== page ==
|By David Fondler, Pioneer Press, St. Paul, Minn.|
|McClatchy-Tribune Information Services|
As the economy slowed, other things seemed to slow down as well: People buying homes later in life, or not at all; getting married later in life, having children later.
The baby boomer generation of now-aging parents is hosting the boomerang generation of college graduates returning to the nest. Money and health issues are forcing the grandparents to move in too.
Blended families, with one step-parent, have been common for years. So have single-parent households. Less common, but becoming more so, are same-sex couples who are increasingly being granted the same financial and legal status of traditional married couples -- joint property ownership and tax filings, joint parental rights and obligations, joint control over health care directives.
So some five years after the recession, as same-sex marriage becomes legal in
The upshot? Forget the relative security and minor tribulations of TV's "Modern Family." In the real world, both modern and traditional families face real challenges.
"We are concerned because 'middle class' is usually associated with financial security," said
"That kind of caught us off guard, and we said something's going on there ... It is surprising to find that so many people consider themselves struggling."
Indeed, while 85 percent of traditional families called themselves middle class, 41 percent of the same income group said they live paycheck-to-paycheck.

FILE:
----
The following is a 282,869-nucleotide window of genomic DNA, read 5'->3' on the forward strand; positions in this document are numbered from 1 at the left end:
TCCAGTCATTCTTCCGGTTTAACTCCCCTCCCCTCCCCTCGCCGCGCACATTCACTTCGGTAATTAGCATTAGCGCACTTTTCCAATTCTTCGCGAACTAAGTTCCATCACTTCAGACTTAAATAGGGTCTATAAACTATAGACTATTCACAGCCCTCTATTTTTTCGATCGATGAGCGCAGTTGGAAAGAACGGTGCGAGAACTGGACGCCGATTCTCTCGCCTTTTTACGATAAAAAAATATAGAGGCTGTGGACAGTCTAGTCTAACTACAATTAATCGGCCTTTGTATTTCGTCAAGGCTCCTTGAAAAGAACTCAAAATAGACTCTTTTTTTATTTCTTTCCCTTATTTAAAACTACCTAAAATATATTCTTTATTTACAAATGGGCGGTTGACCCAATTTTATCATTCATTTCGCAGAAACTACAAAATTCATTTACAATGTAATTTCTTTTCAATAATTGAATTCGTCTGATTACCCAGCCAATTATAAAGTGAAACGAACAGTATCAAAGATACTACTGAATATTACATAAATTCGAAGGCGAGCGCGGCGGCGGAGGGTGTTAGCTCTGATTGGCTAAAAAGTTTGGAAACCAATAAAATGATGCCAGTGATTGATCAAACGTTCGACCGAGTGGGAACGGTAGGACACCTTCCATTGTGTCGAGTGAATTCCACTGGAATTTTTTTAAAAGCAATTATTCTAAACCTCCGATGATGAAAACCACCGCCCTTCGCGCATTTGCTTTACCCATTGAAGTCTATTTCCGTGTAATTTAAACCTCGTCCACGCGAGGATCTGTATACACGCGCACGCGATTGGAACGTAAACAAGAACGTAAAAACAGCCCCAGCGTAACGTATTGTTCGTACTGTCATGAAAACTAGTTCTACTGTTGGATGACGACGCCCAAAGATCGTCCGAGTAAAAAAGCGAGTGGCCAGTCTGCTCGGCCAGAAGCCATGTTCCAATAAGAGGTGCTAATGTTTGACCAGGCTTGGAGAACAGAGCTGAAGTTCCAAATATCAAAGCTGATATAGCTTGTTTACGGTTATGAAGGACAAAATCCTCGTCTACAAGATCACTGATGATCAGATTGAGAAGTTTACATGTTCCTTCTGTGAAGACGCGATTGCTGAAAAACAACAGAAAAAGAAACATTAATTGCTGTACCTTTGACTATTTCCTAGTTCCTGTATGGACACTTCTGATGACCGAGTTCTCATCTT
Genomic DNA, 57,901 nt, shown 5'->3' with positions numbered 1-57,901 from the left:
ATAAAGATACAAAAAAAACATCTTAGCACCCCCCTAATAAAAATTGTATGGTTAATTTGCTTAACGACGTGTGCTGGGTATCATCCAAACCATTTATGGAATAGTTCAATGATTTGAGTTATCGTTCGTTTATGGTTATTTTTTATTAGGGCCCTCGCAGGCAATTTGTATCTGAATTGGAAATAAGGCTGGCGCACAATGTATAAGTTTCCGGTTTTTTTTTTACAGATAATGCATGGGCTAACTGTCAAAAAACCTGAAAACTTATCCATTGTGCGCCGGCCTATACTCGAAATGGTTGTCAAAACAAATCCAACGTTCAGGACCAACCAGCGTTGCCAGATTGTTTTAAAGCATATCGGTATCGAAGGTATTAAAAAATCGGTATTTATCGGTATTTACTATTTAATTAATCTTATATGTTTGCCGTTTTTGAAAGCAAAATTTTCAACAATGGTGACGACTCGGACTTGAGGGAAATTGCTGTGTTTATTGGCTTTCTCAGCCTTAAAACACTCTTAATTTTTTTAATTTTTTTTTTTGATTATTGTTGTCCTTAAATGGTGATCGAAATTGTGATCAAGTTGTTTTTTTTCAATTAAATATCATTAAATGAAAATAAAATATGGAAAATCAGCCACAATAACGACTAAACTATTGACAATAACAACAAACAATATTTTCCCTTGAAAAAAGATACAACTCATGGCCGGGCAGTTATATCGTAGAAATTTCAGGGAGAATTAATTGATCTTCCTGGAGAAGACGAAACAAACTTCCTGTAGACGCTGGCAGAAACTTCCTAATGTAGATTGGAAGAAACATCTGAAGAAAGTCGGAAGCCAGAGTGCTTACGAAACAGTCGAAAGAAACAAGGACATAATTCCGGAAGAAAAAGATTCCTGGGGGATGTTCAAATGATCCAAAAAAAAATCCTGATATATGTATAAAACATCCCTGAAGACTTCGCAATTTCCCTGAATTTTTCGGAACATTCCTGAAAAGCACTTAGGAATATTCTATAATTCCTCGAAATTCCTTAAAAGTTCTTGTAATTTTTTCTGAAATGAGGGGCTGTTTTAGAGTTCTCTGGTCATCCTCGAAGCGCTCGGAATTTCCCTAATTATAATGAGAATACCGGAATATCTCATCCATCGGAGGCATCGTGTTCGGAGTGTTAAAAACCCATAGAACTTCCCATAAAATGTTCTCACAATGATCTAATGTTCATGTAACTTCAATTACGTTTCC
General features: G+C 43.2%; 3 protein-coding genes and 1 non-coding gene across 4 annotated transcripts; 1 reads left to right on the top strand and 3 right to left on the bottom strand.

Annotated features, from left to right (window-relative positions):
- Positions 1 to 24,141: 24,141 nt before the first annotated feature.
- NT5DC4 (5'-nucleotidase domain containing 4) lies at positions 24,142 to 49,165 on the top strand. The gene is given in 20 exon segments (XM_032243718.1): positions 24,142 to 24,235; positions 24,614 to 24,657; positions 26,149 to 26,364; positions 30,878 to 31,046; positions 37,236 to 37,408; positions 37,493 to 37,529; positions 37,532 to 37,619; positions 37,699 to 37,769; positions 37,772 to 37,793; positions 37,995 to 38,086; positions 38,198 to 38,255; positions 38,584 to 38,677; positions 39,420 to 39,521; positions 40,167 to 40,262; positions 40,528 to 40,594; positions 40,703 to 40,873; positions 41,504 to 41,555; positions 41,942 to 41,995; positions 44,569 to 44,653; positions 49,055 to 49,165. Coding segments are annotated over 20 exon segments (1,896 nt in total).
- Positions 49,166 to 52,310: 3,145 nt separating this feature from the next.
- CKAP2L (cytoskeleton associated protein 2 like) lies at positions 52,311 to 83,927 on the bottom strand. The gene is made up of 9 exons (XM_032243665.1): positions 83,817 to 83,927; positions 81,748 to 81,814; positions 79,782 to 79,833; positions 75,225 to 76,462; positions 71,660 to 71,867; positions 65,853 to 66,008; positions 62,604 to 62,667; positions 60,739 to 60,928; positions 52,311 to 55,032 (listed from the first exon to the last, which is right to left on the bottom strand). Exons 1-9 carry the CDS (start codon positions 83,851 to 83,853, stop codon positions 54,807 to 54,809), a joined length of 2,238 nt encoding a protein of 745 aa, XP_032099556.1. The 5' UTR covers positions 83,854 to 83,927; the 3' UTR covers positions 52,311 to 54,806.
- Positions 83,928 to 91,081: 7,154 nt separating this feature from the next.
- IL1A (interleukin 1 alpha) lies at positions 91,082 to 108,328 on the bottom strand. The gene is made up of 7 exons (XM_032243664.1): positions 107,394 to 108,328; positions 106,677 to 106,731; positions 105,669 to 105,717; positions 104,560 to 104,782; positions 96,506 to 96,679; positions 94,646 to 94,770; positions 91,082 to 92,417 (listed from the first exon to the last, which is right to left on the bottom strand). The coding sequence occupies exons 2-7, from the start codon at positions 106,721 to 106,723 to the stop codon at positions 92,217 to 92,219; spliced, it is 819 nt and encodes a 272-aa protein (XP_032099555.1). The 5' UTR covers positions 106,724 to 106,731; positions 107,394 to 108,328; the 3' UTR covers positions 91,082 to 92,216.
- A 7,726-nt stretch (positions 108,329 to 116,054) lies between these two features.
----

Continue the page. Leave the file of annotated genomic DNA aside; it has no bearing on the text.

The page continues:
A few definitions here: Middle class refers to a household income of
Traditional families are considered two parents of opposite sex, with at least one child under 21 living at home. Modern families include blended families with a step-child in the household; multigenerational families with at least three generations living together; boomerang families with at least one adult child who has returned home. Other cohorts considered were single parents, same-sex couples and older parents with younger children. Same-sex couples were the only group not required to have kids for the survey.
In a recent interview, Libbe made a few other observations about the survey and the state of families today.
Is the timing the survey related to social patterns, such as legalization of same-sex marriage, or the end of the recession?
"We've done studies on women, the
"And so then we sat down and thought about where we wanted to go next in terms of studying consumer patterns.
"We know a little bit about the single-female parent, but maybe we want to look at all single parents, including men; same with same-sex couples. When we got our research company on board, we talked about wanting to do a study where we talked about modern family structures, and what has that done for savings and the financial industry."